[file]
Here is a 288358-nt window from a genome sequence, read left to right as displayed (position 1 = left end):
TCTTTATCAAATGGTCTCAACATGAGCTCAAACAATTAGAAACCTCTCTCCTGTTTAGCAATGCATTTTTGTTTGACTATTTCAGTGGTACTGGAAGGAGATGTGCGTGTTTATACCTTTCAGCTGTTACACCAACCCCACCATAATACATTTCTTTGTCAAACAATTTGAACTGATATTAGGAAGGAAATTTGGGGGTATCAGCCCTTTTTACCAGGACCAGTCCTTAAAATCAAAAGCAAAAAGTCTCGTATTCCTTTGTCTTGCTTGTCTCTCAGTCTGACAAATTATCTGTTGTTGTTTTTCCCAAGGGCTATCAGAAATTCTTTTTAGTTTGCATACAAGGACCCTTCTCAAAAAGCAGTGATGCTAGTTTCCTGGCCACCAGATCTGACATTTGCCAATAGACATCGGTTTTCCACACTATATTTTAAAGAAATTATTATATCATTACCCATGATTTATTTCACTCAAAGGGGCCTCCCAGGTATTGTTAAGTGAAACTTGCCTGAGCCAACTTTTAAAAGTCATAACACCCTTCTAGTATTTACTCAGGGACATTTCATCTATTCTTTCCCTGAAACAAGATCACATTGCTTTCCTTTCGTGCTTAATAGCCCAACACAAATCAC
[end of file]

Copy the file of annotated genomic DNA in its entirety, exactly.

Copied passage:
Here is a 288358-nt window from a genome sequence, read left to right as displayed (position 1 = left end):
TCTTTATCAAATGGTCTCAACATGAGCTCAAACAATTAGAAACCTCTCTCCTGTTTAGCAATGCATTTTTGTTTGACTATTTCAGTGGTACTGGAAGGAGATGTGCGTGTTTATACCTTTCAGCTGTTACACCAACCCCACCATAATACATTTCTTTGTCAAACAATTTGAACTGATATTAGGAAGGAAATTTGGGGGTATCAGCCCTTTTTACCAGGACCAGTCCTTAAAATCAAAAGCAAAAAGTCTCGTATTCCTTTGTCTTGCTTGTCTCTCAGTCTGACAAATTATCTGTTGTTGTTTTTCCCAAGGGCTATCAGAAATTCTTTTTAGTTTGCATACAAGGACCCTTCTCAAAAAGCAGTGATGCTAGTTTCCTGGCCACCAGATCTGACATTTGCCAATAGACATCGGTTTTCCACACTATATTTTAAAGAAATTATTATATCATTACCCATGATTTATTTCACTCAAAGGGGCCTCCCAGGTATTGTTAAGTGAAACTTGCCTGAGCCAACTTTTAAAAGTCATAACACCCTTCTAGTATTTACTCAGGGACATTTCATCTATTCTTTCCCTGAAACAAGATCACATTGCTTTCCTTTCGTGCTTAATAGCCCAACACAAATCAC